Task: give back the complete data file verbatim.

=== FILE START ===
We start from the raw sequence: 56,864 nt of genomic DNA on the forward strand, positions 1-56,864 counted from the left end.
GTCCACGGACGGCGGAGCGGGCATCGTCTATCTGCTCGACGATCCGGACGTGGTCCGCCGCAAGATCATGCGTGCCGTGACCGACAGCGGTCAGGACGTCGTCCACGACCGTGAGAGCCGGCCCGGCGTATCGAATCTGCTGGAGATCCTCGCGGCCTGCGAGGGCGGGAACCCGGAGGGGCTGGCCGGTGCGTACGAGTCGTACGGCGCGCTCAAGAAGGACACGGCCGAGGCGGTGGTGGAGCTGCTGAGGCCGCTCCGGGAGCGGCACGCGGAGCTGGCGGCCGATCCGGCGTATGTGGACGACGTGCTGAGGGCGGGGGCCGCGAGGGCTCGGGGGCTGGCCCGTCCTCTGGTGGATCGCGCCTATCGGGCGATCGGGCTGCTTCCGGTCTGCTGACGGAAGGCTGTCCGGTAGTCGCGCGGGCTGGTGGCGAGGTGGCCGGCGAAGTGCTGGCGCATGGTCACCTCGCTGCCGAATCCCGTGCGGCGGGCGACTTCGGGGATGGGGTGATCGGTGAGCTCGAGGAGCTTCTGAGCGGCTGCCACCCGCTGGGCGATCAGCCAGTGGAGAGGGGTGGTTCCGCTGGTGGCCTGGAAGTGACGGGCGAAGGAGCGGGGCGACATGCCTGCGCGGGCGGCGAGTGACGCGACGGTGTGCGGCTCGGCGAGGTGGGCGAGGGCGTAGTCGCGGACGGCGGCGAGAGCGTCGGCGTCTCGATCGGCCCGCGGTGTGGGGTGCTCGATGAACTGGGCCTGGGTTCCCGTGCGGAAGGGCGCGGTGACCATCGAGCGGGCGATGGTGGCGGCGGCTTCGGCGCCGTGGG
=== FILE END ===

We start from the raw sequence: 56,864 nt of genomic DNA on the forward strand, positions 1-56,864 counted from the left end.
GTCCACGGACGGCGGAGCGGGCATCGTCTATCTGCTCGACGATCCGGACGTGGTCCGCCGCAAGATCATGCGTGCCGTGACCGACAGCGGTCAGGACGTCGTCCACGACCGTGAGAGCCGGCCCGGCGTATCGAATCTGCTGGAGATCCTCGCGGCCTGCGAGGGCGGGAACCCGGAGGGGCTGGCCGGTGCGTACGAGTCGTACGGCGCGCTCAAGAAGGACACGGCCGAGGCGGTGGTGGAGCTGCTGAGGCCGCTCCGGGAGCGGCACGCGGAGCTGGCGGCCGATCCGGCGTATGTGGACGACGTGCTGAGGGCGGGGGCCGCGAGGGCTCGGGGGCTGGCCCGTCCTCTGGTGGATCGCGCCTATCGGGCGATCGGGCTGCTTCCGGTCTGCTGACGGAAGGCTGTCCGGTAGTCGCGCGGGCTGGTGGCGAGGTGGCCGGCGAAGTGCTGGCGCATGGTCACCTCGCTGCCGAATCCCGTGCGGCGGGCGACTTCGGGGATGGGGTGATCGGTGAGCTCGAGGAGCTTCTGAGCGGCTGCCACCCGCTGGGCGATCAGCCAGTGGAGAGGGGTGGTTCCGCTGGTGGCCTGGAAGTGACGGGCGAAGGAGCGGGGCGACATGCCTGCGCGGGCGGCGAGTGACGCGACGGTGTGCGGCTCGGCGAGGTGGGCGAGGGCGTAGTCGCGGACGGCGGCGAGAGCGTCGGCGTCTCGATCGGCCCGCGGTGTGGGGTGCTCGATGAACTGGGCCTGGGTTCCCGTGCGGAAGGGCGCGGTGACCATCGAGCGGGCGATGGTGGCGGCGGCTTCGGCGCCGTGGG